“The view of the tart as too uphill or too technique-oriented to make at home has always been the greatest obstacle to home bakers,” says Maury Rubin, owner of Manhattan’s City Bakery and author of the slender yet canonical Book of Tarts. Rubin is one of a passionate tribe of bakers that puts the tart, above all other pastry, on a pedestal.
He’s not wrong about the tart’s daunting reputation; defined by their delicate, crumbly shells, open-faced designs, and a precise ratio of dough to filling, tarts demand close attention and reward practice.
If cookie baking is like dropping coins into a jukebox—pleasure found easy and cheap—constructing tarts is like conducting a symphony. They require the unity of many elements: crust, baking, filling, and decoration. Therefore, tarts encourage a perfectionist approach; a good one is an artistic and culinary triumph, a mediocre one defeats the purpose.
Still, Rubin assures, you likely already know some fundamentals of tart baking.
“What might be seen as making ‘fancy French pastry’ is actually, from a technical perspective, identical to making cookie dough.” You cream butter and sugar, add eggs, and slowly blend in flour. The real work starts once the drone of the mixer blade fades: coaxing dough into a pan before it overwarms; forming fluted columns of buttery crust; stirring curd into a glossy surface, placid as lake waters; shingling frangipane with roasted fruit or fresh berries; mixing a silky, sea-salted ganache. The trick is practice, which eventually results in perfection.
How to Make Better Tarts
Obsess about ingredients: From a tangle of taut red currants to voluptuous poached pears, a tart’s topping is its first impression. Source fruits at their peak that are similar in size for even baking. Choose the highest-quality cream, chocolate, eggs, and butter for the most dramatic flavors.
Play with dough: There are two classic mother doughs in tart baking: pâte sucrée, which is lightly sweet, buttery, and crumbly (like a shortbread cookie) and its savory sibling, the flaky pâte brisée. (Some bakers designate a third category, pâte sablé, which is shorter and crumblier than brisée or sucrée.) Learn these first, then improvise by adding finely ground nuts, dried or fresh herbs, citrus zests, cocoa powder, minced candied ginger, or interesting flours like rye, buckwheat, or corn.
Premeditate: Work in advance by making and refrigerating dough overnight, or lining and freezing tart pans a few hours before baking. Set out equipment and ingredients before getting started. When a few seconds can mean the difference between a lumpy filling and a smooth one, organization is key.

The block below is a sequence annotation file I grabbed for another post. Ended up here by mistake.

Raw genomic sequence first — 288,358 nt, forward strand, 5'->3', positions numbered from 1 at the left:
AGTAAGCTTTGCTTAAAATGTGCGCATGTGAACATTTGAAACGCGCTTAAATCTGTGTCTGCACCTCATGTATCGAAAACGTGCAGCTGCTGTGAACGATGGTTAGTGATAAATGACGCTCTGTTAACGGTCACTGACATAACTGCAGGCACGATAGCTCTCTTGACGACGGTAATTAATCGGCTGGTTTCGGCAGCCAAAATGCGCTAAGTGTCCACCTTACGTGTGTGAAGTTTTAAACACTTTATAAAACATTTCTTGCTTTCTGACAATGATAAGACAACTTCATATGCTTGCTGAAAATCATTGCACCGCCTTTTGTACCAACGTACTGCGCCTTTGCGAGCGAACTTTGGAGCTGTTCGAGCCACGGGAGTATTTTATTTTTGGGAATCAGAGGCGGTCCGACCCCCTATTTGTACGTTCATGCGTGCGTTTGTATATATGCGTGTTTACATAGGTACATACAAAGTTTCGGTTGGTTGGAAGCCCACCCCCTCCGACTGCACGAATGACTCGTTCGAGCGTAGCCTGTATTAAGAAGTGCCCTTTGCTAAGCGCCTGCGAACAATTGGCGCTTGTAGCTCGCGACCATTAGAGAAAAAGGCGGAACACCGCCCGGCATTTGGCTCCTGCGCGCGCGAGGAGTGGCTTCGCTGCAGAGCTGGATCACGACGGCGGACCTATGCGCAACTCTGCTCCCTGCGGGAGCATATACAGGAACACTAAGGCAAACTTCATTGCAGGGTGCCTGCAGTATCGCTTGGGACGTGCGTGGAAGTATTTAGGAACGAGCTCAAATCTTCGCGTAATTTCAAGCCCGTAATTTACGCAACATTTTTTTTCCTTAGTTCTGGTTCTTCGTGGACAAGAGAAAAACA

Style freely: Forget the jam-shellacked fruit decoration and high-piped toppings of tarts past. Slice plums thinly or make a whole poached pear the central adornment. Experiment with subtle dustings of cocoa powder or confectioners’ sugar, whipped cream, free-form meringue, coarsely ground salts, and edible flowers (not all on the same tart, of course).
Pare down: Tarts are about restraint. Overhandling dough can result in a tough crust. Overfilling the pan will make for a cakey crust rather than a buttery, crisp one. And too many fillings or garnishes will muddle flavors. Resist the urge to keep adding more.
The Right Pans for the Right Tart
Fluted Tart Pans: The friendliest option for home bakers, the fluted pan has grooved sides to lend flair without added effort. Many have removable bottoms, which ease transportation from counter to oven to table. Look for a fluted pan with low (3/4- to 1-inch-tall) edges, which temper urges to overfill and make for easier rim removal.
Tart Rings: Favored by professional bakers, these bottomless, smooth metal circles (also called flan rings) allow for the flattest, thinnest dough possible and a striking minimalist look. However, the lack of a bottom means there is no room for error when building, transporting, and baking dough.
Tips for Better Tarts
“To bake a perfect tart shell, use a bottomless tart ring, perforated sheet pan, and silpat [nonstick baking mat]. Together, they eliminate air pockets between the shell and pan, and allow air to circulate on both sides of the shell, ensuring the crust is cooked inside and out.” — William Werner, Craftsman and Wolves, San Francisco
“I prefer using fruit with beautiful stems and poachable fruit we can add flavors to—usually liquors like amaretto, kirsch, frangelico, and rum.” — Tzurit Or, Tatte Bakery, Boston and Cambridge, Massachusetts
“At Chez Panisse, we sprinkled our crusts with ‘moon dust,’ a combination of crushed amaretti cookies, ground almonds, and flour, which kept the pastry from getting soggy with fruit juices. Now, I use a combination of flour, a little sugar, and a ground nut to suit each tart.” — Claire Ptak, Violet Cakes, London
“We use Wüthrich, a European-style butter from Wisconsin, because it has a higher fat content and less moisture, making the dough creamier tasting and easier to work with. Plugra brand is also a good, widely available option.” — Sandra Holl, Floriole Café and Bakery, Chicago